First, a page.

The Government should make sure that jobs created from government investment are secure, offer the flexibility for those with childcare responsibilities and crucially are directed towards those hit hardest by job losses, including the lowest paid, women, people with a work-limiting disability, young workers and some ethnic minorities.
It should invest in social care to create thousands of sustainable jobs paid the real living wage of £10.85 in London and £9.50 in other parts of the UK.
5. Keep housing costs under control?
Despite its positive rhetoric on ending homelessness, the Government plans to cut housing costs support, even though millions of renters are already worried about paying the rent over winter and many risk eviction.
No action was taken to invest in social housing to tackle homelessness, despite the cost of borrowing to do so being at a historic low.
To properly fix the housing crisis the government needed to increase the supply of social housing, with a particular focus on homes for social rent: 145,000 affordable homes a year (inc. 90,000 for social rent) for the next five years. This kind of investment would also act as a significant fiscal stimulus, kickstarting our post-Covid economic recovery and answers the government’s call for ‘shovel-ready’ projects.
The government must also take swift action to address the growing problem of rent arrears. Recent JRF polling found that 700,000 households are already behind on rent, with 2.5 million households worried about paying rent over the next three months. We need a watertight ban on evictions, together with targeted support for rent arrears, to prevent a surge of evictions in the spring.
The Chancellor’s word’s ring hollow as weaker local economies will be getting less money
Remarkably for a much-hyped statement on levelling up opportunity across the country, the Chancellor’s word’s ring hollow as weaker local economies will be getting less money than previously in the aftermath of the pandemic.
The growing numbers of people in or at risk of being pulled into poverty in our country will have taken little solace from the plans laid out by the Chancellor today. The latest economic forecasts are stark and deeply troubling.
Behind the figures there are real families wondering how they will get through this winter and beyond. The Chancellor has not risen to the challenge facing the nation. In the here and now families need to know how they will pay for food, childcare and keep a roof over their heads.
The Chancellor has failed to live up to their manifesto commitment to invest significantly in skills around the UK and allow the funds to be administered locally via mayors, devolved administrations and local authorities. The additional funding for employment support is eye catching and necessary because of the anticipated wave of long-term unemployment in the coming months.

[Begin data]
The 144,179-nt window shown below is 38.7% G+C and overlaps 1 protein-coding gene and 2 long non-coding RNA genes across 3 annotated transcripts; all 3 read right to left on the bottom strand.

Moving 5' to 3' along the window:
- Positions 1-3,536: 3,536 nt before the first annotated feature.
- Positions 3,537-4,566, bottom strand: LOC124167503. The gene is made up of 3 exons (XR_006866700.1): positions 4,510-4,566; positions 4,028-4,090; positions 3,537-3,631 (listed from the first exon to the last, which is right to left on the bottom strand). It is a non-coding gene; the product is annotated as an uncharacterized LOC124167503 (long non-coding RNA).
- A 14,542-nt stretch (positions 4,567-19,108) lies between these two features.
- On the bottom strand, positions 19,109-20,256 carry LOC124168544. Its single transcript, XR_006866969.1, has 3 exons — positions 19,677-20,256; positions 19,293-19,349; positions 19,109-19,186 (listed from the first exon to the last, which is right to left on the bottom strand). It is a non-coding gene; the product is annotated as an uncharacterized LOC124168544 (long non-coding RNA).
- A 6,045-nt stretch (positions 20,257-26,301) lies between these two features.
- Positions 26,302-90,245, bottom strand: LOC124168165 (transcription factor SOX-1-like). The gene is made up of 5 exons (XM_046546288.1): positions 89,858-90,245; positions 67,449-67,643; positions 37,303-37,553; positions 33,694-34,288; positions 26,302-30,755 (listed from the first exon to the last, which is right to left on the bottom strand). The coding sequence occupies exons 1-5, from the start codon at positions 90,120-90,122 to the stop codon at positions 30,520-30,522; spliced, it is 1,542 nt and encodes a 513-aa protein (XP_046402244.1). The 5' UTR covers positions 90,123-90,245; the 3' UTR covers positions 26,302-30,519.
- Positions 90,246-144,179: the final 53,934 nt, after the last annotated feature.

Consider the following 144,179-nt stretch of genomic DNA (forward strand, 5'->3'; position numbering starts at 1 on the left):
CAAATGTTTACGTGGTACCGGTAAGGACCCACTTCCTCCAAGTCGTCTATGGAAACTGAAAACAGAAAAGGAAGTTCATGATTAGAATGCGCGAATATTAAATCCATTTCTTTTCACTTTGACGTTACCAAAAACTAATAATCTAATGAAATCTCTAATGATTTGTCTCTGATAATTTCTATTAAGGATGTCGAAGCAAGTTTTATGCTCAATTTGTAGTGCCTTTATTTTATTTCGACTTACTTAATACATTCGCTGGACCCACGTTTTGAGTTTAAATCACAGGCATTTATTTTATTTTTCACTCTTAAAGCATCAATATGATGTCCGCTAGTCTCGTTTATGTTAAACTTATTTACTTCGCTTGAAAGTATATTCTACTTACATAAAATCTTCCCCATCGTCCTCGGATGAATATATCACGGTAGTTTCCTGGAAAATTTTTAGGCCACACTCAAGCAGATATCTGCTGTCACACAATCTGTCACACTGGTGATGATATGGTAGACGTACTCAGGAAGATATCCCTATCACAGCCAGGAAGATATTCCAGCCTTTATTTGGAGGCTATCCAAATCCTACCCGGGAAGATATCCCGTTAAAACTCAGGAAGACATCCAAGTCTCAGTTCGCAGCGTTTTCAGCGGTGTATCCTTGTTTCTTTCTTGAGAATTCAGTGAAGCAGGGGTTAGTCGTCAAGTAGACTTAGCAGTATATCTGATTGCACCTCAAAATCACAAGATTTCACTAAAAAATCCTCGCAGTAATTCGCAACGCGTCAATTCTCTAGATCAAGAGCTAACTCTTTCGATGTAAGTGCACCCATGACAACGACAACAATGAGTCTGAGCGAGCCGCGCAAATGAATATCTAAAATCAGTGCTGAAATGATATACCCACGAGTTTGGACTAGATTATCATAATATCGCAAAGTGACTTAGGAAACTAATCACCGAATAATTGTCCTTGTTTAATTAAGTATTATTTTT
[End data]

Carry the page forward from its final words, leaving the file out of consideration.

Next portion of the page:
There is mounting concern in the UK about tackling poverty and inequality, and the time to tackle these issues is now, as we recover from a crisis which has already hit the worst off hardest. This was a moment when the Chancellor could have taken action to solve poverty – instead many families will now be preparing for still harder times ahead.
The failure to guarantee that the government won’t cut the lifeline for people on Universal Credit
It is deeply disappointing that the Chancellor is leaving millions to wait out the winter in fear and uncertainty with no reassurance forthcoming that he would not cut Universal Credit as planned in April. There is no conceivable scenario in which this support will not be needed, and inaction risks a sharp rise in poverty.
The Government also seems to have definitively decided not to help disabled people and carers on legacy benefits who are now facing another year of higher costs and an even greater struggle to get work with no extra help.
It’s not too late for the Chancellor to do the right thing. We urge the Government in the strongest terms to correct its course and commit to making the £20 uplift permanent and extend it to legacy benefits at the earliest opportunity.
The Chancellor’s plans for housing
The decision to freeze help with housing costs risks pushing families into poverty and takes away the link to real rents when calculating uplifts. To properly fix the housing crisis the Chancellor could have committed to increase the supply of social housing, with a particular focus on homes for social rent over the next five years.
Helen Barnard, Director, Joseph Rowntree Foundation
 The combined value of the Levelling Up Fund (£600m), UK Shared Prosperity Fund (£220m) and Local Growth Fund extensions for 2021-22 is less than the combined annual value of EU Structural Funds (£1.2bn) and the Local Growth Fund (£2bn).
 The Conservative’s 2019 General Election Manifesto committed to a National Skills Fund worth £600m per year. Today’s announcements only set out £375m for National Skills Fund in 2021/22.